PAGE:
I Couldn’t Run A Mile In Elementary School, Now I’m Training For A Marathon
I’ll give you two seconds to read that headline again.
If you would’ve told high school Lily that she would agree to run the New York City marathon, she would’ve laughed and laughed and laughed some more.
To say I’ve never been a runner is a huge understatement. I was that kid who couldn’t run the mile in middle school P.E. Whether it was lack of physical or mental strength is still up for debate, but just wasn’t happening. Hard no. HARD no, y’all.
Fast forward a bit to my college years. A battle with body positivity and under-eating later, paired with stress from the high GPA I needed to keep caused me to shed a 15 to 20 pounds.
This thrilled me more than it should have, but that is a different discussion for a different day.
My senior year of college was a circus. A literal madhouse. As the Editor in Chief for both of my university’s editorial teams, the President of the Communications Honor Society, an avid basketball junkie, and a straight-A student, I was swamped. It came down to a choice: lose my mind or find an outlet.
So I hit the gym. It started as an evening relaxing ritual, quickly escalating into a must in my life. I could be found in the Lopes Recreation Center between 9 and 10 p.m. on my weeknights, often weekends as well. I finally got it — those good endorphins they tell you about. Elle Woods, man, she really knew her stuff.
This newfound love of fitness continued after college, as I became a fitness coach for the local gym. While I was only at that job for five months, I am so grateful I was able to affirm my passion for this outlet in my life. Who knew, that my uncoordinated self would become a gym fanatic?
All of this being said, going to the gym did not instantly mean running.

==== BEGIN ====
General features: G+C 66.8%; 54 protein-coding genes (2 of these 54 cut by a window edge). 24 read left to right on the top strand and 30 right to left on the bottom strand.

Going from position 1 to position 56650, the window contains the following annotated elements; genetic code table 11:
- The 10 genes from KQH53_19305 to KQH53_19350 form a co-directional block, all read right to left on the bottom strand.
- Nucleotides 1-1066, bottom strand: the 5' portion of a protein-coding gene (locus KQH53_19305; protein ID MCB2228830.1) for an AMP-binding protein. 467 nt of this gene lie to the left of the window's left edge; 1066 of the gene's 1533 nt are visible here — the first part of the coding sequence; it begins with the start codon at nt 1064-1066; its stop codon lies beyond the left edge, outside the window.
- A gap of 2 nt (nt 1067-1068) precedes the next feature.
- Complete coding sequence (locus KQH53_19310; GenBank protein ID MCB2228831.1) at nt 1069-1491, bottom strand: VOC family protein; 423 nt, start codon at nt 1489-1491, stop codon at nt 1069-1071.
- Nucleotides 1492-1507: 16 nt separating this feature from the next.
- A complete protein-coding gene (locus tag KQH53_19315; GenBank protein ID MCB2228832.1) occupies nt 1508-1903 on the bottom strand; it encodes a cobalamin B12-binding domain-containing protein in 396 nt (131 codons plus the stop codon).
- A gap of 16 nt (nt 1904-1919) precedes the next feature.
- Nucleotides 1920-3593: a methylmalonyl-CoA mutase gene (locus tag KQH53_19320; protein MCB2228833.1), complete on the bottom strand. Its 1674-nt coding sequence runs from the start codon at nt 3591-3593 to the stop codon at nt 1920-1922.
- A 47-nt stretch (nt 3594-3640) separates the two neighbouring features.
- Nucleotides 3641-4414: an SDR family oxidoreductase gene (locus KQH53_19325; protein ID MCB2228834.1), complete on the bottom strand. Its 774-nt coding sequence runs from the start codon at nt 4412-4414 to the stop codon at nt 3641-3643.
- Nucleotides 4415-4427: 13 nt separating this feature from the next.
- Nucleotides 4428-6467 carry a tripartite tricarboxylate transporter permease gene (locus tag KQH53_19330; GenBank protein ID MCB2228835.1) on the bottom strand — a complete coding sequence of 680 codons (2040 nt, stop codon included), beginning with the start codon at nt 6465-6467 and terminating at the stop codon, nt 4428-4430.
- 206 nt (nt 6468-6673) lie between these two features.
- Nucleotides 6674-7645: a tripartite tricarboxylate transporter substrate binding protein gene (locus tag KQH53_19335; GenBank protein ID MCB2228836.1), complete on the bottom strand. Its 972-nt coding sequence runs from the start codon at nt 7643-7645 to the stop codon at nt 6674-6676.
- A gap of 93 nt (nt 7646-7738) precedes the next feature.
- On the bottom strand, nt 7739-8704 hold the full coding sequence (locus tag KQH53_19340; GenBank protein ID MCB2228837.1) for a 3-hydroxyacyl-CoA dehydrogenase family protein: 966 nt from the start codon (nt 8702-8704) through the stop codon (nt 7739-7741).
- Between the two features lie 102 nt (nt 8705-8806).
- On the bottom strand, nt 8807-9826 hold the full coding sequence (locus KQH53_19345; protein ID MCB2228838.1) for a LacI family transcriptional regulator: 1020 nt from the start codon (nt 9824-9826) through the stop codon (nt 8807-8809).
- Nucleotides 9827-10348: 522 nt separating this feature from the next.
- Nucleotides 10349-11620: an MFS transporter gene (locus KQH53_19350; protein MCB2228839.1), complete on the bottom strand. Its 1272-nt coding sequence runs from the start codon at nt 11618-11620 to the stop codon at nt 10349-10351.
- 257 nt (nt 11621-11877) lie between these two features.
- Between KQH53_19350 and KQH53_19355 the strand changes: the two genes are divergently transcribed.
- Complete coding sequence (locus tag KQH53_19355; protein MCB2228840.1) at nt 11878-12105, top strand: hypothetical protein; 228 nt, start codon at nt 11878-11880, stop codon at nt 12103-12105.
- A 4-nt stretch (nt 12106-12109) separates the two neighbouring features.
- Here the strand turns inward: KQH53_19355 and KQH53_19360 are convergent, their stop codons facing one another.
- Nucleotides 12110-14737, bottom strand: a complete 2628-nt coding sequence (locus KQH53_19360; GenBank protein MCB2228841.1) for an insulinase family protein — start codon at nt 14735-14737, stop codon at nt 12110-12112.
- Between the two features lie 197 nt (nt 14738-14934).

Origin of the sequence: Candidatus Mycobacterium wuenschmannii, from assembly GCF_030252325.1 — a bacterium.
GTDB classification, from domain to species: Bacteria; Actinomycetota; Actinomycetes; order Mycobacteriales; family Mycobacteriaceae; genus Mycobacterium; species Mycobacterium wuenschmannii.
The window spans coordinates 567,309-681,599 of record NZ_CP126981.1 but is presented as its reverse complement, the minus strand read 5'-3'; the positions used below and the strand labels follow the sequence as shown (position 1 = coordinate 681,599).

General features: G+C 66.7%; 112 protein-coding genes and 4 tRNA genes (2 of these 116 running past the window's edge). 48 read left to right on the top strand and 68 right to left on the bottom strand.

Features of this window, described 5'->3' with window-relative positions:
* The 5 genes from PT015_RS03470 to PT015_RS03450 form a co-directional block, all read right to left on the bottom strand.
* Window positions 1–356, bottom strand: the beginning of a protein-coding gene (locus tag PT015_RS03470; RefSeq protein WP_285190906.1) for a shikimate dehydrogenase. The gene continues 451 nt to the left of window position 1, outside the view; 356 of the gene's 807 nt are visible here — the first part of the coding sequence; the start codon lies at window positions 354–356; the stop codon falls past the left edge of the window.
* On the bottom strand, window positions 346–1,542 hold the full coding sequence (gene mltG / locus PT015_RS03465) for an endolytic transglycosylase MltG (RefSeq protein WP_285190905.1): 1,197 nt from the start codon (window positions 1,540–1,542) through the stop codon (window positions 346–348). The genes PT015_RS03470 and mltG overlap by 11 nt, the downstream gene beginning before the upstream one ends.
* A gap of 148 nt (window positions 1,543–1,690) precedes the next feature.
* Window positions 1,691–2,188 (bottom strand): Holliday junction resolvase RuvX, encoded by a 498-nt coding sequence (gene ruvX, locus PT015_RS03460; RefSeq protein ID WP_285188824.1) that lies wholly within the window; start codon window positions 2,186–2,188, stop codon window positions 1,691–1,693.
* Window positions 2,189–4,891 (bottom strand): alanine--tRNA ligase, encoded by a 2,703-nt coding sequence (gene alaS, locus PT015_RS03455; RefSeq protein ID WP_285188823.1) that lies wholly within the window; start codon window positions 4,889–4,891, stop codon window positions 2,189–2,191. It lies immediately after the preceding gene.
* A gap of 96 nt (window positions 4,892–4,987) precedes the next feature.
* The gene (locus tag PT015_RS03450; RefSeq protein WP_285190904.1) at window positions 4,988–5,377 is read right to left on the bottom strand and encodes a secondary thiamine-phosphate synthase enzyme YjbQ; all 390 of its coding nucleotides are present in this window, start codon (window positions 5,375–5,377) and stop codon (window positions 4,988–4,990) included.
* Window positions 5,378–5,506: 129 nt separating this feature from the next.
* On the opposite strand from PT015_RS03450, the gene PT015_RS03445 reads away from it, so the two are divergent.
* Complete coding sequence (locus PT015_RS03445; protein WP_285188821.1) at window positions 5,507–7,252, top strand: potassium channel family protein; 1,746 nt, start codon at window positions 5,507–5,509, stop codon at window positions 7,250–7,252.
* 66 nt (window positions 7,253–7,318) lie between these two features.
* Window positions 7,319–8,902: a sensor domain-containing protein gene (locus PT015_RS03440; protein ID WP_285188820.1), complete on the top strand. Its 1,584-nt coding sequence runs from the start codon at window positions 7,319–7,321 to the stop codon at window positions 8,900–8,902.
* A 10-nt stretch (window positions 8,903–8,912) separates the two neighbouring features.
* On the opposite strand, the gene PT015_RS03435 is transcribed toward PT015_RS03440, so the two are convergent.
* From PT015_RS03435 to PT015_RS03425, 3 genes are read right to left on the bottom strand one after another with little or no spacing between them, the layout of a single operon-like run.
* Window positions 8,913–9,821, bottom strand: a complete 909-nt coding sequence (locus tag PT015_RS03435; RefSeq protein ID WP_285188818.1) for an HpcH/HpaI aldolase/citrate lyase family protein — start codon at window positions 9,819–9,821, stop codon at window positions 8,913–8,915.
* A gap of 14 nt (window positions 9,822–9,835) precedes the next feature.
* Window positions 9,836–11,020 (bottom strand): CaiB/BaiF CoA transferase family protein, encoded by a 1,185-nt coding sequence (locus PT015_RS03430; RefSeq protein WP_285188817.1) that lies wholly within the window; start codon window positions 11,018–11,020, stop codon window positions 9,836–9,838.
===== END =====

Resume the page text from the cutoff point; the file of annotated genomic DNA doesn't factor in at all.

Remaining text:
I was a spin class enthusiast, a water aerobics instructor, and a stair stepper addict. But running—often viewed as the simplest act of exercise—was still something I steered clear of. It was new. It was scary. It had always been a bit of a punishment (honestly, suicides, anyone?).
But I’m in this phase of life where I’m saying “sure, what the heck, let’s do it” more often. Because we should try things that push us.
So when my friend Marguerite asked me if I’d run the New York City marathon with her, I said yes.
But then put my nose in the air, struck a power pose, and decided I was going to do it.
Oh, here’s something you should know: Normal humans have to qualify for the NYC marathon. You can’t just sign up, it’s a big deal, so you must earn it. Obviously, I haven’t done that yet. To be fair, neither has Marg. So we found the loophole—apply to run through a charity that has a designated amount of spots.
That being said, I am representing the Brooklyn Kindergarten Society.
This organization provides awesome kickstart opportunities for children from low-income families in Crown Heights, Brownsville, and Bed-Stuy. I live in Bed-Stuy, so I am so excited to be running for kiddos that live next door to me. I credit a large portion of who I am to the education I received. I want little ones in Brooklyn to have the same opportunity.
I need to raise $2620 — help a sister out, do it for the kids (literally). This number is non-negotiable. It absolutely must be met by November 4th, Marathon Sunday! Please give what you are able, anything helps!
While I'm not saying you have to run a marathon, raise a huge sum of money, or completely throw caution to the wind, you should do things that scare you. Push yourself out of your comfort zone. Set a massive goal. Know that you don't have to be first, but you do have to show up. Take the victories, one mile at a time.